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Developing a Winning Mentality

The first thing to understand about a winning mentality is that it has nothing to do with winning.

Here’s why:

The highest performers competing at the highest levels – although they do win a lot, and they of course love to win – do not focus on winning.

In fact, the more we focus on winning, the less likely we are to win in the long run.

The Real Focus of a Winning Mentality

The highest achievers in sport don’t focus on winning. They focus on competing. Furthermore, this competitive drive is less often against the other team than it is against themselves.

Top performers are focused on (and at times obsessed with) self-improvement and being the best form of themselves that they can be.

It is through focusing on the process of being their best and the practice of continuous self-improvement that high performing players end up winning games – as a byproduct of their work.

Competition with Others

Ultimately, the highest performers only compare themselves to themselves. But in the heat of a game, the best competitors want to win. The key is, however, that they approach the situation in a healthy and honorable way.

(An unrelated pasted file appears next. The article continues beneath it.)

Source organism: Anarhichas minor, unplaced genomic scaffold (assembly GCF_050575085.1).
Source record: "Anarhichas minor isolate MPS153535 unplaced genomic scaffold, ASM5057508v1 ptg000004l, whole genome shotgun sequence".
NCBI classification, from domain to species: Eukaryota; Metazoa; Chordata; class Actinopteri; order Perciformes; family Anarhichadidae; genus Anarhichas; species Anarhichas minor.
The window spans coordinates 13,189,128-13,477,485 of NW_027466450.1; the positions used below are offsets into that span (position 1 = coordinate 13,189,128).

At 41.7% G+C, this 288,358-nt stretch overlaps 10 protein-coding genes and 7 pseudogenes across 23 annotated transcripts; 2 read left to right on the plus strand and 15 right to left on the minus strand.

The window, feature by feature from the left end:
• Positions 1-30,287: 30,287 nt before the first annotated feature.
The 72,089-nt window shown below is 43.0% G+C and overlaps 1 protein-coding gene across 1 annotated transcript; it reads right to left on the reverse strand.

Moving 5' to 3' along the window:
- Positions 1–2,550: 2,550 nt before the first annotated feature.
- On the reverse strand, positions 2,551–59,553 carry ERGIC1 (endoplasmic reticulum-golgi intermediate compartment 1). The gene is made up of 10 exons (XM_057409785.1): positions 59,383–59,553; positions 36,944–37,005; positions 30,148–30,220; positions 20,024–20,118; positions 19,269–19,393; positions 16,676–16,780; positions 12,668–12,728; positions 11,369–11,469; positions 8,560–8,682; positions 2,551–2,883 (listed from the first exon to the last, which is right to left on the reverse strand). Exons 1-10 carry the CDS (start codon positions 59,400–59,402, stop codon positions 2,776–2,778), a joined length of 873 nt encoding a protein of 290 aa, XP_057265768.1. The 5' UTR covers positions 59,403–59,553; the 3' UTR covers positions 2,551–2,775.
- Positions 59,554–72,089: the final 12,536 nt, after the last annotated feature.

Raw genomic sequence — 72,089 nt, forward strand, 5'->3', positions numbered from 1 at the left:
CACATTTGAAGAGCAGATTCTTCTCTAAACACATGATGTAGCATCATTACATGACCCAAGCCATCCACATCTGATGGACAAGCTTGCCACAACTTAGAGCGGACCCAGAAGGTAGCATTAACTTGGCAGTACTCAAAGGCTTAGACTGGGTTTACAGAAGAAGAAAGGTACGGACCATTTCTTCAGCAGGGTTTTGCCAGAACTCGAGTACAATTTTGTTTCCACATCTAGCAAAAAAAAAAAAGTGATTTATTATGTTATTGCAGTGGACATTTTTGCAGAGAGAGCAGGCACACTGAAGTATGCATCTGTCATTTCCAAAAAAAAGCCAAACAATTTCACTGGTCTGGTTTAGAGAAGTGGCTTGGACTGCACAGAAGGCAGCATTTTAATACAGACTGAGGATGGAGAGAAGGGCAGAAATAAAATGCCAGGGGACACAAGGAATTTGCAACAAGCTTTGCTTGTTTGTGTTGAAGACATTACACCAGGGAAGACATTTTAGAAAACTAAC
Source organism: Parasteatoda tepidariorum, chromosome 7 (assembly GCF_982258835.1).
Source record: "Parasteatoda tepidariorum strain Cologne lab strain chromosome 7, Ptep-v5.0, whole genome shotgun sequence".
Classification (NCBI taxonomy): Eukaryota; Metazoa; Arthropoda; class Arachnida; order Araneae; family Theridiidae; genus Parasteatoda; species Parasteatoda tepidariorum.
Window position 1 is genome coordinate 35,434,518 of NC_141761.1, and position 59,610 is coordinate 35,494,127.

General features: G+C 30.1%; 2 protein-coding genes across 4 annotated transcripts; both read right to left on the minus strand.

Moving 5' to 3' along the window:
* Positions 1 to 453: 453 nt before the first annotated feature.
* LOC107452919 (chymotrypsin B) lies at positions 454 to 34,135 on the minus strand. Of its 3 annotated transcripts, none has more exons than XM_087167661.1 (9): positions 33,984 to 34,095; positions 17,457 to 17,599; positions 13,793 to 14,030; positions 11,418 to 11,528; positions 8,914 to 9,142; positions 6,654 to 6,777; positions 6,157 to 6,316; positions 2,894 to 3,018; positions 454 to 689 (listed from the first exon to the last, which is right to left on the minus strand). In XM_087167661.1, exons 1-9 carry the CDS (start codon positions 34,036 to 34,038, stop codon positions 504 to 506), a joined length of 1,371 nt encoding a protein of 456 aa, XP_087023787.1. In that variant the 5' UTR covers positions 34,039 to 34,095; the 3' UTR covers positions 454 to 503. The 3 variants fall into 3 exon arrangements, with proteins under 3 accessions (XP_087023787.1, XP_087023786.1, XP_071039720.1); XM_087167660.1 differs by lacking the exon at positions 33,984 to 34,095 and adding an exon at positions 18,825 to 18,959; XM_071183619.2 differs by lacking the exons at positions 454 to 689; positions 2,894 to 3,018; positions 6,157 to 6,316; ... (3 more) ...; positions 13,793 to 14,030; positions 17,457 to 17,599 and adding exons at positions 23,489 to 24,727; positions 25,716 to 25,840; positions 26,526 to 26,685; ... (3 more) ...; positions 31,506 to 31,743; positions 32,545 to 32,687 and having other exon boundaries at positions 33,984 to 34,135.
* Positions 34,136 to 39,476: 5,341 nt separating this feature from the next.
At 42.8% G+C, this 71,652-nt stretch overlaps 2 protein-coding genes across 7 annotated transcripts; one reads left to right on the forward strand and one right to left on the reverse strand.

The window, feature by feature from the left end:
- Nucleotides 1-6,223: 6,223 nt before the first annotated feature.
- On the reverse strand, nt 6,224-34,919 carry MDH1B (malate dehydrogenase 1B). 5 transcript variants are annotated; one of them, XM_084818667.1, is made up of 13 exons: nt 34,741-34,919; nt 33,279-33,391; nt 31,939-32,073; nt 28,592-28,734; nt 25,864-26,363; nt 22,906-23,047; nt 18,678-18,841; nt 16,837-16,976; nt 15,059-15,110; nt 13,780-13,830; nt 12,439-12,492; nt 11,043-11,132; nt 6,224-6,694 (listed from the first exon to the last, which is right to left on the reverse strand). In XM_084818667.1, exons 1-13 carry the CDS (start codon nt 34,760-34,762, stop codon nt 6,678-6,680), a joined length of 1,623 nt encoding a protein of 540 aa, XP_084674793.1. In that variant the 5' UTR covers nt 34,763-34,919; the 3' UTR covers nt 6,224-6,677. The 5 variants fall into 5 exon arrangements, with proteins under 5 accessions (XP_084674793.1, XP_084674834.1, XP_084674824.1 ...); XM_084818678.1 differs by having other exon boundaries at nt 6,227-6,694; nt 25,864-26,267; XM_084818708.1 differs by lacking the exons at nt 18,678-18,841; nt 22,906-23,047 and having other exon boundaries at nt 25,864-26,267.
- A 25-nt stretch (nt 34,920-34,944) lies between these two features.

Although there are times of frustration, and although there are times of high emotion, high performers rarely direct negative energy toward other people or opponents.

If a true competitor is beat in a particular play, or even in an overall game, they typically enjoy having been challenged and been able to compete at a comparable level. They then shift their focus on trying to be better in order to hopefully win the next time.

These athletes don’t make excuses for a poor performance or undesirable result. They don’t sulk in their sorrows or dwell in anger about losing. They appreciate the competition and remain focused on improvement going forward.

Lesson for Our Youth Players

For our kids, we must remind them that these are the keys to a winning mentality. They don’t have to win the first, second, or even third time. Instead, they must be motivated by hard work and self-improvement, which will eventually transfer into winning. If our kids want to win and be the best, they need to stop focusing on it. See challenges as opportunities to get better and focus on the process of being their best selves and constantly improving.


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